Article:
What’s Your Type of Crazy?

I took a walk with an old friend the other day. I don’t talk many walks simply for the purpose of walking and talking, but it was rather nice. A good way to catch up.

He mentioned a really interesting article that he discovered this summer. The core concept is it recommends that people at the start of new relationships–even on the first date–reveal “your type of crazy.”

I didn’t quite understand what this meant at first, so my friend elaborated that you’re supposed to identify the craziest thing about yourself and share it with the other person. There aren’t really any other boundaries than that, because we all have different things we perceive as “crazy.”

My sense is that the core purpose is to basically put a big red flag on yourself. It’s something we’ve all done when dating someone else–we look out for those red flags. But usually we have to identify them instead of them being self-identified using this new concept. If you both share your type of crazy, you might realize right away that you’re not a good fit.

At least, that’s the idea. The concept is new to me, but my friend says it’s been a huge help for people who have used it.

So what’s my type of crazy? I’m extremely protective of my time. This manifests in a number of ways. Even though I am often a few minutes late, if I’m left waiting for someone else who is late, it really frustrates me. Same with if I perceive someone as wasting my time (say, with something they could have learned by just looking at my company website or Kickstarter blog).

I have a very clear picture as to the upcoming schedule, day by day, hour by hour, for about 5-7 days in the future, and if that schedule changes unexpectedly, it can really throw me off. Sometimes I’m flexible about impromptu changes, but I like to know the exact framework of those changes, and any variations really bother me. Like, if someone says they want to chat or stop by for 15 minutes, but it turns into 30-45 minutes, I get really annoyed.

I’m not justifying this behavior or saying it makes sense–it’s simply my type of crazy. Even as I type this, I can see how it would be important for me to tell a woman within the first few dates. It could save us both a lot of time if it’s a dealbreaker.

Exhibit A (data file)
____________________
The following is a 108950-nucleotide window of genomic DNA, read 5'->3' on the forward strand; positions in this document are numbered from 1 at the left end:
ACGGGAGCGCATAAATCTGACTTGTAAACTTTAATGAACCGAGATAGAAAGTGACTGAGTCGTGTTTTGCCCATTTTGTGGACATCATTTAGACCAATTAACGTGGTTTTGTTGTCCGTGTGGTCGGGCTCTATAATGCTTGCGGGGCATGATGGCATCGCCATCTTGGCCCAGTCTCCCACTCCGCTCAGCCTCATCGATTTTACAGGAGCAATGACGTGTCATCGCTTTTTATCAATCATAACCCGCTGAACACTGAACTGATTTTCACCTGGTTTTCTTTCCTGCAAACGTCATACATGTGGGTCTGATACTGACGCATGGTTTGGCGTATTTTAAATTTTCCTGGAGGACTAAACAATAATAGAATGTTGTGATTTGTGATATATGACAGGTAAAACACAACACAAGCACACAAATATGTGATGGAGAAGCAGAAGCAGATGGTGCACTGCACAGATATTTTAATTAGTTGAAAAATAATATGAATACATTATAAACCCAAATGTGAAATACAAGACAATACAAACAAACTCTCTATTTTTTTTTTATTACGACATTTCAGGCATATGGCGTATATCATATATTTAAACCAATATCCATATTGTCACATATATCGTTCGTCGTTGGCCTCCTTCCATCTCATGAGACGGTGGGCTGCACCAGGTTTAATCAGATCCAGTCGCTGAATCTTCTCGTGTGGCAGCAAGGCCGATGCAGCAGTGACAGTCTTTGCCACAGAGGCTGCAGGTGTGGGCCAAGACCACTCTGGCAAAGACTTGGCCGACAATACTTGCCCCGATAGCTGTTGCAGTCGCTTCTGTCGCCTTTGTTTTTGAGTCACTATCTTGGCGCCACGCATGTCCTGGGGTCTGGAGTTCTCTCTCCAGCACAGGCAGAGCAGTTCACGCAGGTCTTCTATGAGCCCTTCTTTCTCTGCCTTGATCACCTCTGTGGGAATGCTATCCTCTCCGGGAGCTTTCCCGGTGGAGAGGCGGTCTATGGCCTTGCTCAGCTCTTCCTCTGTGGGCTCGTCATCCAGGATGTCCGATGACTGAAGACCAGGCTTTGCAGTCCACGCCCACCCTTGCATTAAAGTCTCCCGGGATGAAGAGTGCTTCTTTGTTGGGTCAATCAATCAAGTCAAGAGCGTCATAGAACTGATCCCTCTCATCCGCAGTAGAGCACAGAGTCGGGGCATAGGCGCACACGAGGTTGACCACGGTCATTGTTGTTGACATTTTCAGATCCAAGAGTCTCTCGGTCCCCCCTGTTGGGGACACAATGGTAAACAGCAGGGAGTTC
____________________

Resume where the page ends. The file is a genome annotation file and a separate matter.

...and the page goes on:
What’s your type of crazy? Have you talked about this sort of thing in your relationships?


11 Responses to “What’s Your Type of Crazy?”

  1. youre little slice of life blog entries are refreshing. Thank you!

    • Emma says:

      Agree! I also like this topic. Everyone has probably several kinds of crazy. I don’t handle apathy well in others, to be sure. And I also take balance/fairness to an extreme sometimes, almost OCD, but it doesn’t often affect others, it’s more like balancing my body – if I clean one ear, I need to clean the other. I subconsciously split any food I’m eating into two and chew it evenly on both sides of mouth, including dividing things like m&ms into even numbers to eat with the most possible balance of colors and combinations. It rarely causes problems because it’s more personal and most people don’t even know but it’s a tiny form of my crazy πŸ™‚

  2. Nelsy says:

    I’m gonna be honest, and I know you didn’t mean anything by it but we should all be careful using the word, “crazy” to describe behaviors of others (and even ourselves). For example, your rigidness with time. That’s straight up not crazy. That’s a personal preference. Hearing voices in your head tell you to kill a bunch of people is crazy.